Rawhead Rex

Rawhead Rex ★★

It’s pretty baller to start a bad movie with the first line of its dialogue being “It’s no good! Turn it off!” But that’s just how 1986’s Rawhead Rex begins as three Irish provincials try to remove an obelisk from a farmer’s field with a tractor that looks formidable as a toy that came in a box of cereal.

I imagine Clive Barker‘s script had to have been bowdlerized by the mediocrity that directed it, George Pavlou (if I ever see his name attached to another movie my Pavlou-vian response will definitely be not to watch). I recall the short story was way pervier and that would’ve helped this a lot. In fact, I kind of want to reread the source material. I was a huge fan of Barker’s Books of Blood, from whence this story was derived. But one of the many defining flourishes of Barker at his best and most self-indulgent was his penchant for slathering his horror in bloody jizz. This would have benefited from less restraint.

I think they were going for a Hammer Horror vibe, and they certainly got the wide stretches of dullness right. But the monster is terrible. And also confusingly has another set of teeth behind its teeth, but unlike the xenomorph in ALIEN these look like maybe the guy wearing the monster suit’s teeth are showing? I couldn’t quite tell. But it was weird. He’s also not a gifted monster actor. Most of the time Rawhead’s reveling looks like a Packers fan whooping it up in the bleachers.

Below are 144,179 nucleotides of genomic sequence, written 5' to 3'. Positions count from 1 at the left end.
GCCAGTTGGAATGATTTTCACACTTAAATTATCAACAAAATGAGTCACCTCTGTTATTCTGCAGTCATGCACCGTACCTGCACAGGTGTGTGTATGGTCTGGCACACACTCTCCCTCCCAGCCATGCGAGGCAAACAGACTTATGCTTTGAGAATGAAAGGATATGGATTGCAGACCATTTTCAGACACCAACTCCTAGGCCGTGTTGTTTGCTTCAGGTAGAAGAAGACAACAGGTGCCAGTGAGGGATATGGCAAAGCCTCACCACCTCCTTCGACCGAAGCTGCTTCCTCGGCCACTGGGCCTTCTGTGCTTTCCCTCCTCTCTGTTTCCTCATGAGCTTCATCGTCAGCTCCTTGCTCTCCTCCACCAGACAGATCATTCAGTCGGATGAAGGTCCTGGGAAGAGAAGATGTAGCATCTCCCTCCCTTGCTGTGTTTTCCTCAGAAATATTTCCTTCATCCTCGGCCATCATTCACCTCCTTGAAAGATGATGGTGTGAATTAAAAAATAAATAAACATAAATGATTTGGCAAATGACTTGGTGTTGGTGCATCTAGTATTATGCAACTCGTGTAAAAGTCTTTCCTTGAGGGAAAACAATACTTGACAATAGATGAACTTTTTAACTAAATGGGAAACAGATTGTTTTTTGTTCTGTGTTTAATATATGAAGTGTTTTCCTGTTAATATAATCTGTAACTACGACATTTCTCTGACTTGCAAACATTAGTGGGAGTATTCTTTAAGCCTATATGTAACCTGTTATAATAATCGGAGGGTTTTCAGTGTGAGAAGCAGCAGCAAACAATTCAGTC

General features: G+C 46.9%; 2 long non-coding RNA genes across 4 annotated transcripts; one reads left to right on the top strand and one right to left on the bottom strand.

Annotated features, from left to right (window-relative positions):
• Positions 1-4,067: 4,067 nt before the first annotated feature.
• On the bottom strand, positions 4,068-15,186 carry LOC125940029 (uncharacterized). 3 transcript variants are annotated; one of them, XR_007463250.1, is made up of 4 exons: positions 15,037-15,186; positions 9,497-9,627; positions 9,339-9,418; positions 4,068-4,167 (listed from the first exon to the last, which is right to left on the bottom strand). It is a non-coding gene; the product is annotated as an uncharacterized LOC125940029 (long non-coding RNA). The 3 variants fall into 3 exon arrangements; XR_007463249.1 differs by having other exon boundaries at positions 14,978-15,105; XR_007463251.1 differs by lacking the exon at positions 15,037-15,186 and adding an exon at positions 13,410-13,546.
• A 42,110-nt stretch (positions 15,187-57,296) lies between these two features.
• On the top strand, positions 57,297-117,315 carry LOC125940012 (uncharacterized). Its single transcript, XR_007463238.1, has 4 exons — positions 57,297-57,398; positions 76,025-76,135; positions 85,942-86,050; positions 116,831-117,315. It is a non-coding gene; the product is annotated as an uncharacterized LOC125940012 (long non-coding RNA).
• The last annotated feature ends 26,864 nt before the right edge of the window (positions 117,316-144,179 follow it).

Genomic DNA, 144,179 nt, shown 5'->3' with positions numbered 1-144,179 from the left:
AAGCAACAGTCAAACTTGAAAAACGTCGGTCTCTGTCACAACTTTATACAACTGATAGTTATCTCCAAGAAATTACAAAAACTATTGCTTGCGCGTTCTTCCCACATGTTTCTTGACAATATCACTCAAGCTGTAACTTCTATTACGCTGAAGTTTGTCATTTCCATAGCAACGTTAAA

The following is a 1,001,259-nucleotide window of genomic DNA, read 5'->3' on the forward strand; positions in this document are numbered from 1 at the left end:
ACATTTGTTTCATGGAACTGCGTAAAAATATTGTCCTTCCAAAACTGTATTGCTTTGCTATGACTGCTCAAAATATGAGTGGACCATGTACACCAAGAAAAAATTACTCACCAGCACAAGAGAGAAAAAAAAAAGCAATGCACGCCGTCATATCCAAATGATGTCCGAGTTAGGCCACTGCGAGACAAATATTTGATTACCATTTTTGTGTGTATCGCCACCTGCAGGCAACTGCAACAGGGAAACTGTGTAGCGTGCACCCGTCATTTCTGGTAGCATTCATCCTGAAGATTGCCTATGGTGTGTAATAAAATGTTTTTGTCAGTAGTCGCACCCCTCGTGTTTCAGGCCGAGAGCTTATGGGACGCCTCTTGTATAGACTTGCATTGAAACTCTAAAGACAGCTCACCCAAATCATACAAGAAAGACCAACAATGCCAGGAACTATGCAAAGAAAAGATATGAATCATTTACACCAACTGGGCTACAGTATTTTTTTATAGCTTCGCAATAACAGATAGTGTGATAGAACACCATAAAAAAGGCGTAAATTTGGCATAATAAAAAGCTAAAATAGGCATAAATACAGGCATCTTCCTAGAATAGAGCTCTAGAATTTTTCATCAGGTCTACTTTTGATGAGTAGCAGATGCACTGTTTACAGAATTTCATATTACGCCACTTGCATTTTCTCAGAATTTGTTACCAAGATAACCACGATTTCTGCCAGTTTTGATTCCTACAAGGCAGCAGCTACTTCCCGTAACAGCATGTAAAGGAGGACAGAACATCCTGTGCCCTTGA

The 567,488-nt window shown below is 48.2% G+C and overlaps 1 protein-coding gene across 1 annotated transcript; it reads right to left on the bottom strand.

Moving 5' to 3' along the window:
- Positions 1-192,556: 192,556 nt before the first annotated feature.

The story centers around a fairly dull American family, the patriarch of which is researching a book on pagan rites in the Irish countryside. Blah blah blah, gets more than he bargained for, blah blah blah, nagging wife and irritating children, blah blah blah, experiences personal loss, blah blah blah, confronts evil. Fails. Nagging wife to the rescue. Female empowerment? Maybe. Bad optical effects? Definitely. 

Not bad enough to be good. Just bad.

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